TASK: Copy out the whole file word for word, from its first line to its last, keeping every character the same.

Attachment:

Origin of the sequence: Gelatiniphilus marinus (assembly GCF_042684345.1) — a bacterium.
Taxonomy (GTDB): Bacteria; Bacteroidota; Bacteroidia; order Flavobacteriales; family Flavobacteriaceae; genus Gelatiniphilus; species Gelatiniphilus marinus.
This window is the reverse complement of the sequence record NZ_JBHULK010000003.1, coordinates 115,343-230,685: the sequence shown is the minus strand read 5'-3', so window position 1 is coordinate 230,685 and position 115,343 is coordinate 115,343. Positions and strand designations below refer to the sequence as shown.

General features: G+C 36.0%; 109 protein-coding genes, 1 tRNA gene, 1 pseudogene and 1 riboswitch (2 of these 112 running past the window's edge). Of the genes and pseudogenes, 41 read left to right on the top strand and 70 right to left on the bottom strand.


Origin of the sequence: Gelatiniphilus marinus (assembly GCF_042684345.1) — a bacterium.
Taxonomy (GTDB): Bacteria; Bacteroidota; Bacteroidia; order Flavobacteriales; family Flavobacteriaceae; genus Gelatiniphilus; species Gelatiniphilus marinus.
This window is the reverse complement of the sequence record NZ_JBHULK010000003.1, coordinates 115,343-230,685: the sequence shown is the minus strand read 5'-3', so window position 1 is coordinate 230,685 and position 115,343 is coordinate 115,343. Positions and strand designations below refer to the sequence as shown.

General features: G+C 36.0%; 109 protein-coding genes, 1 tRNA gene, 1 pseudogene and 1 riboswitch (2 of these 112 running past the window's edge). Of the genes and pseudogenes, 41 read left to right on the top strand and 70 right to left on the bottom strand.